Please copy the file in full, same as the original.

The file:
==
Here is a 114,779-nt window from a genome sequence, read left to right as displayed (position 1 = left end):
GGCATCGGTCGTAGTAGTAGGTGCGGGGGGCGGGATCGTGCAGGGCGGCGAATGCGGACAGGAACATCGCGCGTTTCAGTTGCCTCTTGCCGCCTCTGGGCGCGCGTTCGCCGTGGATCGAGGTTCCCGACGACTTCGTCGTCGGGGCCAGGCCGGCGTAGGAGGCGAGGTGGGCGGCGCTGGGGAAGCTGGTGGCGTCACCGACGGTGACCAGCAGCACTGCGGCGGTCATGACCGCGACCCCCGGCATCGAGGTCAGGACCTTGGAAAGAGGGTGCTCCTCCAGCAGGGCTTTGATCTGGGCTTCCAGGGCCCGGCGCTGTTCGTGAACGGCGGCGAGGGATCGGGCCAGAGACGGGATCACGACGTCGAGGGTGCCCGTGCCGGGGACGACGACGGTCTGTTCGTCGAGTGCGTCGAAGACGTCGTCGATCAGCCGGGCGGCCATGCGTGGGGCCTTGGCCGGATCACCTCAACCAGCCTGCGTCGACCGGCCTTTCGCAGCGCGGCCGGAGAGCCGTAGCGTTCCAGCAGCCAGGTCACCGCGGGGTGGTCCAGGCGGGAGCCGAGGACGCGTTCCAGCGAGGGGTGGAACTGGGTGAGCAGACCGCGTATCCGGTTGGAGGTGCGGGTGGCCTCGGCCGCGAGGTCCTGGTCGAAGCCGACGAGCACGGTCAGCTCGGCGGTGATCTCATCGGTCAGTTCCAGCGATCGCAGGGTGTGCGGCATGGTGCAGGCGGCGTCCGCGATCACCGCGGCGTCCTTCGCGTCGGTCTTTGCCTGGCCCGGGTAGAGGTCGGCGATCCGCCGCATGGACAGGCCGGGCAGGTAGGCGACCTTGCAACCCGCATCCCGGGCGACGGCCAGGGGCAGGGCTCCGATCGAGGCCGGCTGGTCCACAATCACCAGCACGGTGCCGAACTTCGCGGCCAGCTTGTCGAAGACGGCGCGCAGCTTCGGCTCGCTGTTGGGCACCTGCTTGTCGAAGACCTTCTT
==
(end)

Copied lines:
Here is a 114,779-nt window from a genome sequence, read left to right as displayed (position 1 = left end):
GGCATCGGTCGTAGTAGTAGGTGCGGGGGGCGGGATCGTGCAGGGCGGCGAATGCGGACAGGAACATCGCGCGTTTCAGTTGCCTCTTGCCGCCTCTGGGCGCGCGTTCGCCGTGGATCGAGGTTCCCGACGACTTCGTCGTCGGGGCCAGGCCGGCGTAGGAGGCGAGGTGGGCGGCGCTGGGGAAGCTGGTGGCGTCACCGACGGTGACCAGCAGCACTGCGGCGGTCATGACCGCGACCCCCGGCATCGAGGTCAGGACCTTGGAAAGAGGGTGCTCCTCCAGCAGGGCTTTGATCTGGGCTTCCAGGGCCCGGCGCTGTTCGTGAACGGCGGCGAGGGATCGGGCCAGAGACGGGATCACGACGTCGAGGGTGCCCGTGCCGGGGACGACGACGGTCTGTTCGTCGAGTGCGTCGAAGACGTCGTCGATCAGCCGGGCGGCCATGCGTGGGGCCTTGGCCGGATCACCTCAACCAGCCTGCGTCGACCGGCCTTTCGCAGCGCGGCCGGAGAGCCGTAGCGTTCCAGCAGCCAGGTCACCGCGGGGTGGTCCAGGCGGGAGCCGAGGACGCGTTCCAGCGAGGGGTGGAACTGGGTGAGCAGACCGCGTATCCGGTTGGAGGTGCGGGTGGCCTCGGCCGCGAGGTCCTGGTCGAAGCCGACGAGCACGGTCAGCTCGGCGGTGATCTCATCGGTCAGTTCCAGCGATCGCAGGGTGTGCGGCATGGTGCAGGCGGCGTCCGCGATCACCGCGGCGTCCTTCGCGTCGGTCTTTGCCTGGCCCGGGTAGAGGTCGGCGATCCGCCGCATGGACAGGCCGGGCAGGTAGGCGACCTTGCAACCCGCATCCCGGGCGACGGCCAGGGGCAGGGCTCCGATCGAGGCCGGCTGGTCCACAATCACCAGCACGGTGCCGAACTTCGCGGCCAGCTTGTCGAAGACGGCGCGCAGCTTCGGCTCGCTGTTGGGCACCTGCTTGTCGAAGACCTTCTT